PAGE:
WARNING/CAUTION: Even though it may be rare, some people may have very bad and sometimes deadly side effects when taking a drug. Tell your child’s doctor or get medical help right away if your child has any of the following signs or symptoms that may be related to a very bad side effect:
- Signs of an allergic reaction, like rash; hives; itching; red, swollen, blistered, or peeling skin with or without fever; wheezing; tightness in the chest or throat; trouble breathing, swallowing, or talking; unusual hoarseness; or swelling of the mouth, face, lips, tongue, or throat.
- Signs of high blood pressure like very bad headache or dizziness, passing out, or change in eyesight.
- Change in the way your child acts.
- Feeling confused.
- Hallucinations (seeing or hearing things that are not there).
- If seizures are new or worse after starting this drug.
- A big weight gain or loss.
- Chest pain or pressure or a fast heartbeat.
- A heartbeat that does not feel normal.
- Shortness of breath.
- Change in hearing.
- Ringing in ears.
- Passing urine more often.
- Swollen gland.
- Trouble moving around.
- Very bad muscle or joint pain.
- A very bad skin reaction (Stevens-Johnson syndrome/toxic epidermal necrolysis) may happen. It can cause very bad health problems that may not go away, and sometimes death. Get medical help right away if your child has signs like red, swollen, blistered, or peeling skin (with or without fever); red or irritated eyes; or sores in the mouth, throat, nose, or eyes.
All drugs may cause side effects. However, many people have no side effects or only have minor side effects. Call your child’s doctor or get medical help if any of these side effects or any other side effects bother your child or do not go away:
- Belly pain.
- Feeling nervous and excitable.
- Strange or odd dreams.
- Upset stomach or throwing up.
- Dry mouth.
- Not able to sleep.
- Muscle or joint pain.
- Nose or throat irritation.
- Sweating a lot.
- Not hungry.
- A change in weight without trying.
- For some brands, you or your child may see the tablet shell in your child’s stool. For these brands, this is normal and not a cause for concern. If you have questions, talk with the doctor.
These are not all of the side effects that may occur. If you have questions about side effects, call your child’s doctor. Call your child’s doctor for medical advice about side effects.
You may report side effects to your national health agency.
Give this drug as ordered by your child’s doctor. Read all information given to you. Follow all instructions closely.
- Give this drug at the same time of day.
- Do not give this drug more often than told. This may raise the risk of seizures. Be sure you know how far apart to give your child’s doses.
- Give in the morning if giving once a day.
- Give this drug with or without food.
- If your child is not able to sleep, do not give this drug too close to bedtime. Talk with the doctor.
- Have your child swallow tablet whole. Do not let your child chew, break, or crush.
- To gain the most benefit, do not miss giving your child doses.
- Keep giving this drug to your child as you have been told by your child’s doctor or other health care provider, even if your child feels well.
- If your child has trouble swallowing, talk with the doctor.
- Skip the missed dose and go back to your child’s normal time.
- Do not give 2 doses at the same time or extra doses.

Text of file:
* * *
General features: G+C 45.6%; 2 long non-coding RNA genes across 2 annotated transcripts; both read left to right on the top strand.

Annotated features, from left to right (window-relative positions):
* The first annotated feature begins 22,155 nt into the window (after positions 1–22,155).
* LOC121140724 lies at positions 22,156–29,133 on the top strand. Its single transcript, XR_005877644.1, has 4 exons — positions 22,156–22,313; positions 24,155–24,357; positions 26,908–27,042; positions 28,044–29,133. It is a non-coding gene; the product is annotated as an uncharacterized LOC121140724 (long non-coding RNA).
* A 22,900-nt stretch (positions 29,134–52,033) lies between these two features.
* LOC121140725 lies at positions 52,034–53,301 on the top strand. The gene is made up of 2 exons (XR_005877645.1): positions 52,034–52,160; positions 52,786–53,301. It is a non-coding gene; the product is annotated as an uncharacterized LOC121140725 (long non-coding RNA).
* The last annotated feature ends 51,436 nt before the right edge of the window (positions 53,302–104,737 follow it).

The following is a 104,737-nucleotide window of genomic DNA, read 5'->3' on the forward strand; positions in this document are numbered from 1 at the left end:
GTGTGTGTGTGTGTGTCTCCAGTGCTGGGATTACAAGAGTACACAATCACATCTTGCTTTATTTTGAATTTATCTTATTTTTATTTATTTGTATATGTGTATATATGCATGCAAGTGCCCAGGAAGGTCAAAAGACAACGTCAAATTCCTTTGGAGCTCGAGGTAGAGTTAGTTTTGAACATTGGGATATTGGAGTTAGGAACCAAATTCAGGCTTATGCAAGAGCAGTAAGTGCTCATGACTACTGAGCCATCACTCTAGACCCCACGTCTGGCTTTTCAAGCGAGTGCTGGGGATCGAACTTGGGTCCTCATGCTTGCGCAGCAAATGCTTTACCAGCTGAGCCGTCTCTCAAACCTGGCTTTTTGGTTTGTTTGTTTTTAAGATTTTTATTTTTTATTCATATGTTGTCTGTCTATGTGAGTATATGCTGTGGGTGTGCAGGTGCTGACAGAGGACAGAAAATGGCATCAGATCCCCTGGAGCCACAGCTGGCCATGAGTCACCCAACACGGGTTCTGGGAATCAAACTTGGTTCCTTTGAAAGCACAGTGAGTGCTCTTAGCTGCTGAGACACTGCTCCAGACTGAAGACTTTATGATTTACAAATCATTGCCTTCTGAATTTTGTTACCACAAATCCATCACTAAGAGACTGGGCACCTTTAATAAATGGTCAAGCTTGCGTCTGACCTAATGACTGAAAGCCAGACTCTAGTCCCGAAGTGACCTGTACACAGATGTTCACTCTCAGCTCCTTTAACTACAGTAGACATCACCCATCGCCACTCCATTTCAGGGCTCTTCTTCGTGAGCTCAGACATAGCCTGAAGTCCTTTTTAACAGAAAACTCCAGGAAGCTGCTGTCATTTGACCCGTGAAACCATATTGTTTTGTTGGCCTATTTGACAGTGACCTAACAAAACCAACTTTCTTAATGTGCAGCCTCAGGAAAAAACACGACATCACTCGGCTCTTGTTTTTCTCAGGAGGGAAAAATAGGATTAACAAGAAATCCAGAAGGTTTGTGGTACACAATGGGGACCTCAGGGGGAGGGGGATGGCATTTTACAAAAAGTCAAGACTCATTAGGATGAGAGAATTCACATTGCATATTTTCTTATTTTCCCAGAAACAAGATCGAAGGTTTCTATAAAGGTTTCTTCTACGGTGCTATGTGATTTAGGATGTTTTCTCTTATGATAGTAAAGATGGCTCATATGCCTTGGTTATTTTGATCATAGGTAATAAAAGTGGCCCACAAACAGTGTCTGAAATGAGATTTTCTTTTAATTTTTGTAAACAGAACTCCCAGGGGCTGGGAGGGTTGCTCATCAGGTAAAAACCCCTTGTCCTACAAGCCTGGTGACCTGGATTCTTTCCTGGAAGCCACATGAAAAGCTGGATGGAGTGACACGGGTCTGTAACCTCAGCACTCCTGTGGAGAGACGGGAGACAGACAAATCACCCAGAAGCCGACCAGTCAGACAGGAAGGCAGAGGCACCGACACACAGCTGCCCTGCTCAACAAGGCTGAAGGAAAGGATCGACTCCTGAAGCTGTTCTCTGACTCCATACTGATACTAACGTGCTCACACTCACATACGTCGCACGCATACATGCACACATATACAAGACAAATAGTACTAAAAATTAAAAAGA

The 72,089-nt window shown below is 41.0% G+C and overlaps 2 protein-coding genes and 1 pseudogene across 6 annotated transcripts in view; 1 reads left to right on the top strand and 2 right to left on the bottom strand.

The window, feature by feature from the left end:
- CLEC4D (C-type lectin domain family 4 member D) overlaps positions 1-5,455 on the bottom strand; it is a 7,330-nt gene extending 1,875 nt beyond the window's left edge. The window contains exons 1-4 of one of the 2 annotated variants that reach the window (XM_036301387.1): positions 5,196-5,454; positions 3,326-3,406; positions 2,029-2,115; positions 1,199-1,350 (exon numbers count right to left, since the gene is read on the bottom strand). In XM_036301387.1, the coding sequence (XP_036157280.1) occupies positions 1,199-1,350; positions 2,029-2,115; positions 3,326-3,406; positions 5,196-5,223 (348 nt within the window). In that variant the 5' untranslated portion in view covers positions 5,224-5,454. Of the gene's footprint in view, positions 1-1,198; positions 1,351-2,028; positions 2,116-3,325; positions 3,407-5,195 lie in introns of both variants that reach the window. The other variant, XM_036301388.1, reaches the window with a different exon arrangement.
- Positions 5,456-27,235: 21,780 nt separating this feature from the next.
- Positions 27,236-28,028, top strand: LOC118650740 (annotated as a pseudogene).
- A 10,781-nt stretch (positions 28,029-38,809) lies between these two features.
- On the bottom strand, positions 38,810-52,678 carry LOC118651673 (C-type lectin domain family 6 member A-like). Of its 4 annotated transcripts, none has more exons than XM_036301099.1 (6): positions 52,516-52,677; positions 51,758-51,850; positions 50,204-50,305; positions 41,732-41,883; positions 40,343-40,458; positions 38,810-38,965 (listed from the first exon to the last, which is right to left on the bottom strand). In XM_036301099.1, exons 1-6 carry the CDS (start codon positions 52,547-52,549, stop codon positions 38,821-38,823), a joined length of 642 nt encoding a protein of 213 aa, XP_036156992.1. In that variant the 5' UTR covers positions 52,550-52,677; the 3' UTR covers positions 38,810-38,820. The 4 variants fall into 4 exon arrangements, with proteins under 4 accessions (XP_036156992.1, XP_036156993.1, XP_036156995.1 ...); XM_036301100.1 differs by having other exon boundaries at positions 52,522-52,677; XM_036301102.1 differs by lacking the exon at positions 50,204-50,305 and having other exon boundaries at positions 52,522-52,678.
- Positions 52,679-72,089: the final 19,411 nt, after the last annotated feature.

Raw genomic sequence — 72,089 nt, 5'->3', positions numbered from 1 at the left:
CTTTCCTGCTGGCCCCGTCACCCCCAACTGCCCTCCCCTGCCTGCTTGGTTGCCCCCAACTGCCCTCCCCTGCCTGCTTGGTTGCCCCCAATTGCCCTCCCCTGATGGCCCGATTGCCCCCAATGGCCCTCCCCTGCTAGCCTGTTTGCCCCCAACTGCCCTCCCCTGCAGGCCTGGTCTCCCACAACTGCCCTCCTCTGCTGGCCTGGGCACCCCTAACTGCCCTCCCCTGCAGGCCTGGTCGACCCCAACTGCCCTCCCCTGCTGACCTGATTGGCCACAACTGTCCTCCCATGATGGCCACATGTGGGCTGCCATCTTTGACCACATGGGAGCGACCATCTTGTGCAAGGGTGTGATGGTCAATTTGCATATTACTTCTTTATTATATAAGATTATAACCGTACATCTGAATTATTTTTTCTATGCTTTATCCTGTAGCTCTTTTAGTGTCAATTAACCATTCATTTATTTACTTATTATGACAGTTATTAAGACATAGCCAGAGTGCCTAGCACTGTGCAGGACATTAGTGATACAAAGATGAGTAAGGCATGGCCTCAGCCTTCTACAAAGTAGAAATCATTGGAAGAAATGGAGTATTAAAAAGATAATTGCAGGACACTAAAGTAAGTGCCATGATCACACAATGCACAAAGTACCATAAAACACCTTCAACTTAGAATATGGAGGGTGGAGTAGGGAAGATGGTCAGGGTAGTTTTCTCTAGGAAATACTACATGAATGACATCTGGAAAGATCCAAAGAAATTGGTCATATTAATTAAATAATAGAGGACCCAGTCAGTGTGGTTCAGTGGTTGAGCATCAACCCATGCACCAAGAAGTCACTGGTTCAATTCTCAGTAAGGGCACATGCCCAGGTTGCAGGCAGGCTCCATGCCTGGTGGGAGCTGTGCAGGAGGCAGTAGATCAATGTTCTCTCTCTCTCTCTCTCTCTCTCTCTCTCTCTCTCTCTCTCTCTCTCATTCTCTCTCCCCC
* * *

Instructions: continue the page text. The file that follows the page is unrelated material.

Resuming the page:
- Store at room temperature.
- Protect from light.
- Store in a dry place. Do not store in a bathroom.
- Keep all drugs in a safe place. Keep all drugs out of the reach of children and pets.
- Throw away unused or expired drugs. Do not flush down a toilet or pour down a drain unless you are told to do so. Check with your pharmacist if you have questions about the best way to throw out drugs. There may be drug take-back programs in your area.
- If your child’s symptoms or health problems do not get better or if they become worse, call your child’s doctor.
- Do not share your child’s drug with others and do not give anyone else’s drug to your child.
- Keep a list of all your child’s drugs (prescription, natural products, vitamins, OTC) with you. Give this list to your child’s doctor.
- Talk with your child’s doctor before giving your child any new drug, including prescription or OTC, natural products, or vitamins.
- Some drugs may have another patient information leaflet. If you have any questions about this drug, please talk with your child’s doctor, nurse, pharmacist, or other health care provider.
- If you think there has been an overdose, call your poison control center or get medical care right away. Be ready to tell or show what was taken, how much, and when it happened.
This information should not be used to decide whether or not to take this medicine or any other medicine. Only the healthcare provider has the knowledge and training to decide which medicines are right for a specific patient. This information does not endorse any medicine as safe, effective, or approved for treating any patient or health condition. This is only a brief summary of general information about this medicine. It does NOT include all information about the possible uses, directions, warnings, precautions, interactions, adverse effects, or risks that may apply to this medicine. This information is not specific medical advice and does not replace information you receive from the healthcare provider. You must talk with the healthcare provider for complete information about the risks and benefits of using this medicine.
© 2019 Wolters Kluwer Clinical Drug Information, Inc. and its affiliates and/or licensors. All rights reserved.